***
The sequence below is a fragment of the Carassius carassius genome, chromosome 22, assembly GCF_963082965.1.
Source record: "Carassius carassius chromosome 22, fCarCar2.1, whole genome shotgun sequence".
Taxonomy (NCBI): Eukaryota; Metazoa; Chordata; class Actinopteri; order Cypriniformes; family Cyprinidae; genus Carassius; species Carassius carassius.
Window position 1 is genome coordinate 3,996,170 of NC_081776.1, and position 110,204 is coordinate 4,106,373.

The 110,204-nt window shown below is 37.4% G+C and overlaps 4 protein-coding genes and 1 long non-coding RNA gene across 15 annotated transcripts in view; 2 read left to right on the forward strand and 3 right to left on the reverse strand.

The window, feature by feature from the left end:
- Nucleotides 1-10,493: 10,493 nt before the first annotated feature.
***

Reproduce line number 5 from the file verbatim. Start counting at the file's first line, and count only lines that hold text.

The 110,204-nt window shown below is 37.4% G+C and overlaps 4 protein-coding genes and 1 long non-coding RNA gene across 15 annotated transcripts in view; 2 read left to right on the forward strand and 3 right to left on the reverse strand.